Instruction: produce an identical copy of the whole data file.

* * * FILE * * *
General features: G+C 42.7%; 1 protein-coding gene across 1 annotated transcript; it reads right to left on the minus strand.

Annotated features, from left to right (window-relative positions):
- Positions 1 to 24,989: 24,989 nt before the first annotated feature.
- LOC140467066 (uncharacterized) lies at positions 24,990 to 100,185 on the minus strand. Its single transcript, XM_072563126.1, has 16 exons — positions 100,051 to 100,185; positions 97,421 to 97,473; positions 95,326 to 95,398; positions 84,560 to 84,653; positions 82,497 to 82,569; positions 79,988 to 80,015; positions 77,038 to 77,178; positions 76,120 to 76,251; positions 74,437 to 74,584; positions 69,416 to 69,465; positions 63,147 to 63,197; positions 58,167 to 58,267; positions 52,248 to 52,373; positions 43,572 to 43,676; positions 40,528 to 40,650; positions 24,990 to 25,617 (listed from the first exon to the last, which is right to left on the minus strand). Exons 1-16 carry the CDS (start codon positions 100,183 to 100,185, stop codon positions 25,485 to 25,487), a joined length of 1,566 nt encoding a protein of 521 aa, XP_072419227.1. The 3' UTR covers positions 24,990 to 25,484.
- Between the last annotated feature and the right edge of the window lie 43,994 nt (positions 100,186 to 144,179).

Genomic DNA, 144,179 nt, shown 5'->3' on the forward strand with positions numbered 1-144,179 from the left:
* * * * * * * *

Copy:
General features: G+C 42.7%; 1 protein-coding gene across 1 annotated transcript; it reads right to left on the minus strand.

Annotated features, from left to right (window-relative positions):
- Positions 1 to 24,989: 24,989 nt before the first annotated feature.
- LOC140467066 (uncharacterized) lies at positions 24,990 to 100,185 on the minus strand. Its single transcript, XM_072563126.1, has 16 exons — positions 100,051 to 100,185; positions 97,421 to 97,473; positions 95,326 to 95,398; positions 84,560 to 84,653; positions 82,497 to 82,569; positions 79,988 to 80,015; positions 77,038 to 77,178; positions 76,120 to 76,251; positions 74,437 to 74,584; positions 69,416 to 69,465; positions 63,147 to 63,197; positions 58,167 to 58,267; positions 52,248 to 52,373; positions 43,572 to 43,676; positions 40,528 to 40,650; positions 24,990 to 25,617 (listed from the first exon to the last, which is right to left on the minus strand). Exons 1-16 carry the CDS (start codon positions 100,183 to 100,185, stop codon positions 25,485 to 25,487), a joined length of 1,566 nt encoding a protein of 521 aa, XP_072419227.1. The 3' UTR covers positions 24,990 to 25,484.
- Between the last annotated feature and the right edge of the window lie 43,994 nt (positions 100,186 to 144,179).

Genomic DNA, 144,179 nt, shown 5'->3' on the forward strand with positions numbered 1-144,179 from the left: